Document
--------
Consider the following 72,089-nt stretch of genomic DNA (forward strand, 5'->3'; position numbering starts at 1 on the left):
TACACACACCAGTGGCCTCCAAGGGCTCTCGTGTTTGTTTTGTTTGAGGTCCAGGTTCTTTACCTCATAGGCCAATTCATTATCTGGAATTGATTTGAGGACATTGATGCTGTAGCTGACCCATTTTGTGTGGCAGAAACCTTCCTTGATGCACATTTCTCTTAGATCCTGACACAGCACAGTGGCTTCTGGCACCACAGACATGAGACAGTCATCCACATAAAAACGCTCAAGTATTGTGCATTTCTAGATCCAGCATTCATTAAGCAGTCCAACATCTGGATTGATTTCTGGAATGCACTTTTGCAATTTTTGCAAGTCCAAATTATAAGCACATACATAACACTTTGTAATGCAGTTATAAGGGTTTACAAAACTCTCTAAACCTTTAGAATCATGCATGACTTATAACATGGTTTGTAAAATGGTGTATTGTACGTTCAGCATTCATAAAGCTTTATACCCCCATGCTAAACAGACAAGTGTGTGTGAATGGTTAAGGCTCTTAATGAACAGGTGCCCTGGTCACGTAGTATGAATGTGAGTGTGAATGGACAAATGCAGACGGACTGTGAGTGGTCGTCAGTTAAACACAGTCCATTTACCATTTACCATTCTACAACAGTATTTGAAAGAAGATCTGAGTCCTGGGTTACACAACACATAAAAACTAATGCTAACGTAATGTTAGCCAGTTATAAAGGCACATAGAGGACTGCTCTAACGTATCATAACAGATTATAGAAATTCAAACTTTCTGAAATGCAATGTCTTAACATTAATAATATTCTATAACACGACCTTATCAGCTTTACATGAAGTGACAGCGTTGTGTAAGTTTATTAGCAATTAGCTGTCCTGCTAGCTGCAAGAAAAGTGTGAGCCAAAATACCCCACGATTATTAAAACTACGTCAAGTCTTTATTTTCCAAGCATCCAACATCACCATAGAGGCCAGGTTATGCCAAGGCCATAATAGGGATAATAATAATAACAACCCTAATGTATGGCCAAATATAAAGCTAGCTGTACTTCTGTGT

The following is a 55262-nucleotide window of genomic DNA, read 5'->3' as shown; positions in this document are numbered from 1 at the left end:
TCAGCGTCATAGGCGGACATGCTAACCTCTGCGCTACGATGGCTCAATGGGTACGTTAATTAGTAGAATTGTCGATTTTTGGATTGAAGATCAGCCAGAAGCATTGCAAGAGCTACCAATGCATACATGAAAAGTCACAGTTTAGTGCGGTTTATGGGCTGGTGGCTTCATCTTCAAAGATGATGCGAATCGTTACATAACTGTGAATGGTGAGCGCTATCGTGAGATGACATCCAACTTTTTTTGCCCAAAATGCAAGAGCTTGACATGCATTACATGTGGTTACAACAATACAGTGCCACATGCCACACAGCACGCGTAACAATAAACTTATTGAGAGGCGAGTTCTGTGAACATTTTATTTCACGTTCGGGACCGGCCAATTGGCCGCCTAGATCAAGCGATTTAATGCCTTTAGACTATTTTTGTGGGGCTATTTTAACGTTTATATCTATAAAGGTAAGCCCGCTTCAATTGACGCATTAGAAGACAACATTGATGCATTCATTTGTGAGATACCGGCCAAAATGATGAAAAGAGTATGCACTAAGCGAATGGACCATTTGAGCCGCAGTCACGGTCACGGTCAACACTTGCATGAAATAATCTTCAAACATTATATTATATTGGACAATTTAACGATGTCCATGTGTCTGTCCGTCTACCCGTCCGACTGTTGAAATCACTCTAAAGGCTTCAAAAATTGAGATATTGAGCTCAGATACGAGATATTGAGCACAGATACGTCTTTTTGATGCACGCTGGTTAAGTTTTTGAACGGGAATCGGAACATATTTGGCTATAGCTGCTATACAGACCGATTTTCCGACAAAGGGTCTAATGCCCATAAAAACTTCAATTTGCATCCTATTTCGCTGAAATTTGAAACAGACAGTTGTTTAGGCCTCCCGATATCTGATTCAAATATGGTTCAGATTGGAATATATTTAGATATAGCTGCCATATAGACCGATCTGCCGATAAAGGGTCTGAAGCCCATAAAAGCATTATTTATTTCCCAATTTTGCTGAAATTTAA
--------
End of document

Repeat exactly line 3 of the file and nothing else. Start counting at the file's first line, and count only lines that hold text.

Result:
The following is a 55262-nucleotide window of genomic DNA, read 5'->3' as shown; positions in this document are numbered from 1 at the left end: